Many years ago, when my friend Glen Gardner and I were doing a morning show on a local radio station, we would occasionally do a segment called “Statue-Worthy”, in which we’d suggest names and let the listeners vote on whether or not the person we “nominated” was worthy of having a statue erected.
The genesis of this segment was the statuary in the photo above: Pat Richter and Barry Alvarez, guarding the entrance to Gate 1 at Camp Randall Stadium. The statues were put up in 2006.
While we are both avid supporters of collegiate football, Glen and I both believed that far too much emphasis was placed on it by academic institutions, that the money involved in big-time Division One football is obscene, and that the level of hero-worship that exists in the jockocracy is silly.
Dona Shalala is as much responsible for the success of the UW football program as Alvarez and Richter, and you won’t find a statue of her anywhere – not even in Bascom Hall. Shalala was smart enough to know that guys like Don Morton and Ade Sponberg were not going to get the UW football program back on track. She knew the people of Wisconsin would respond to a local hero like Pat Richter taking the reins once held by the legendary Elroy Hirsch, and she relentlessly hounded Richter to take the job, even insisting that they make the announcement late in the day on December 31st, so that the Rose Bowl telecast buzz would be about Pat Richter taking the Athletic Director job at Wisconsin.
Our listeners agreed that if Richter (who did, indeed, rescue the UW Athletic Department from the sea of red ink it was drowning in) and Alvarez (the winningest football coach in Wisconsin history, the only one ever to win back-to-back Rose Bowls) were statue-worthy, then certainly a statue to Shalala should be erected. Many of the callers made light-hearted jabs about how they’d have to hire a good statue-maker, who could make the tiny Shalala appear as prominently as Richter and Alvarez.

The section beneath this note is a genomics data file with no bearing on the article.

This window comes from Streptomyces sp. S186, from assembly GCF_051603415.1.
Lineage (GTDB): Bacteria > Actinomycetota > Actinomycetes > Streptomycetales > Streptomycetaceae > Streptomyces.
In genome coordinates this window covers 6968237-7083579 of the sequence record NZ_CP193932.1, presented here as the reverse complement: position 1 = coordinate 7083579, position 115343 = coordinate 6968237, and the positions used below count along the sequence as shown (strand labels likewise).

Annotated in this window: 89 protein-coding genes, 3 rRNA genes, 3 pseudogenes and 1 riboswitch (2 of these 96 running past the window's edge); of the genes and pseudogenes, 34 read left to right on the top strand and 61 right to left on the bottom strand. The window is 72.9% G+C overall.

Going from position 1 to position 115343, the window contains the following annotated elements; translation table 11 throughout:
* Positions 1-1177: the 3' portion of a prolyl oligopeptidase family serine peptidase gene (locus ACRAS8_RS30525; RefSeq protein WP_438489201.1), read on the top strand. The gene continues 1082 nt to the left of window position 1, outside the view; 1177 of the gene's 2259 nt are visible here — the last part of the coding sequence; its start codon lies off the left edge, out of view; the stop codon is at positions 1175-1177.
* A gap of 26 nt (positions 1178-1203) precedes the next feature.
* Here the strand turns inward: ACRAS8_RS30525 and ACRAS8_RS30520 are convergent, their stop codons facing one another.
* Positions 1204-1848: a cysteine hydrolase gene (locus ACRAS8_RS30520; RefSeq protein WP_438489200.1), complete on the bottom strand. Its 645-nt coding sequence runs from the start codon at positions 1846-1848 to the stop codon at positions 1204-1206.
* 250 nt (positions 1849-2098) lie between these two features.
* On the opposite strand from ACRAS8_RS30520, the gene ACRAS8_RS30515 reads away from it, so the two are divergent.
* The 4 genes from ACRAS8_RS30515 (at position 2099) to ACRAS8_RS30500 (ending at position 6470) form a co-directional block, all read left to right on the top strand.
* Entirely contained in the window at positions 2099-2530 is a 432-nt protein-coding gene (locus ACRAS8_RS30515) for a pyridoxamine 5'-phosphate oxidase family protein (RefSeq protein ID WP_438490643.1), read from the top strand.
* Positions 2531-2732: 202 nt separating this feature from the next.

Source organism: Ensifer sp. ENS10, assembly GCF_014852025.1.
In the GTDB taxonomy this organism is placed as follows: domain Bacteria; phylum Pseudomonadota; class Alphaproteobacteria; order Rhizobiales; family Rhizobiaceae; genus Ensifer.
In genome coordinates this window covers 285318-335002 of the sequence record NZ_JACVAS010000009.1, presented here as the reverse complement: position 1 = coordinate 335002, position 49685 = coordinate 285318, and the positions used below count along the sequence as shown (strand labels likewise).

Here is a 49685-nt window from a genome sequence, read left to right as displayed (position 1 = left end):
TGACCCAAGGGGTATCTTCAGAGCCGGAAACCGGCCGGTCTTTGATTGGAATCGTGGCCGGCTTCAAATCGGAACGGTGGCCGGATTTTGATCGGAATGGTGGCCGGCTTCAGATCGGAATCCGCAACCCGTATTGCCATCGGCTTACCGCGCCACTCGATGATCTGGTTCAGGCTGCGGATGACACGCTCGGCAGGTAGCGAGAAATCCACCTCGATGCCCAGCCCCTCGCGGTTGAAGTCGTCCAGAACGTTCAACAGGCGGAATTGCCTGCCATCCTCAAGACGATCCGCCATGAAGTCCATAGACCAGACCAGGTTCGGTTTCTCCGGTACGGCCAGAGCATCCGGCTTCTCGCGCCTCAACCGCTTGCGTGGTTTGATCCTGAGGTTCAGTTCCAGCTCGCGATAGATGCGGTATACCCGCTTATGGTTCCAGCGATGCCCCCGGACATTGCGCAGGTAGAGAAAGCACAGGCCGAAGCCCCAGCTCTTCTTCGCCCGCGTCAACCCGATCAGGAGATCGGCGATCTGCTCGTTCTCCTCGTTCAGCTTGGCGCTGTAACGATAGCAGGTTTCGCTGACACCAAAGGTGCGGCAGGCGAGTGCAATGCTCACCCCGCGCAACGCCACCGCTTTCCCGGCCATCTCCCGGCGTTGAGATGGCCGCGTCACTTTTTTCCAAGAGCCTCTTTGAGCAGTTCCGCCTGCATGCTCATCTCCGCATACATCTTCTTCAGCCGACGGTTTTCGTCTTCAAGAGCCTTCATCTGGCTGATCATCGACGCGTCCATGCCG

Given the good response to the first “statue-worthy” segment we did regarding former Chancellor Shalala, on a later broadcast we put Jeff Sauer’s name up for nomination, and the listeners resoundingly responded with a loud “YES!!!” and most insisted that if we were going to erect a statue for Sauer, we’d be remiss if we didn’t also erect a statue to Badger Bob Johnson. Between Coach Sauer and Badger Bob’s contributions of players to the NHL, you could put together a team that would stand the challenge of any Hockey All-Star squad you care to assemble.
Through the course of these little show segments between 2006 and 2008, Glen and I came up with a list of other people who were statue-worthy and passed muster with the audience.
And, of course, with any discussion of statuary around Camp Randall came the universal complaints about the “Nail’s Tales” statue which went up in 2005. It’s perhaps best described as a maggot-infested corn cob, and a friend of mine (TV writer and producer John Roach, who knows a thing or two about sports) suggested Sunday that now that there’s an empty spot where Joe Paterno’s statue was, the good folks of the Badger state should ship Nail’s Tales over to Pennsylvania to fill the void left by the removal of the Paterno statue.
In his daily column/blog on the Isthmus Daily Page today, reacting to the news about Penn State, former Madison Mayor (and UW grad) Dave Cieslewicz suggests that the statues of Richter and Alvarez also be taken down. He makes the same points Glen and I did years ago, but far more eloquently, with his rapier-like Polish wit.
The question “who’s statue-worthy” will always be one with many answers, but maybe it’s time to think a little harder about the kind of idol-worship we engage in.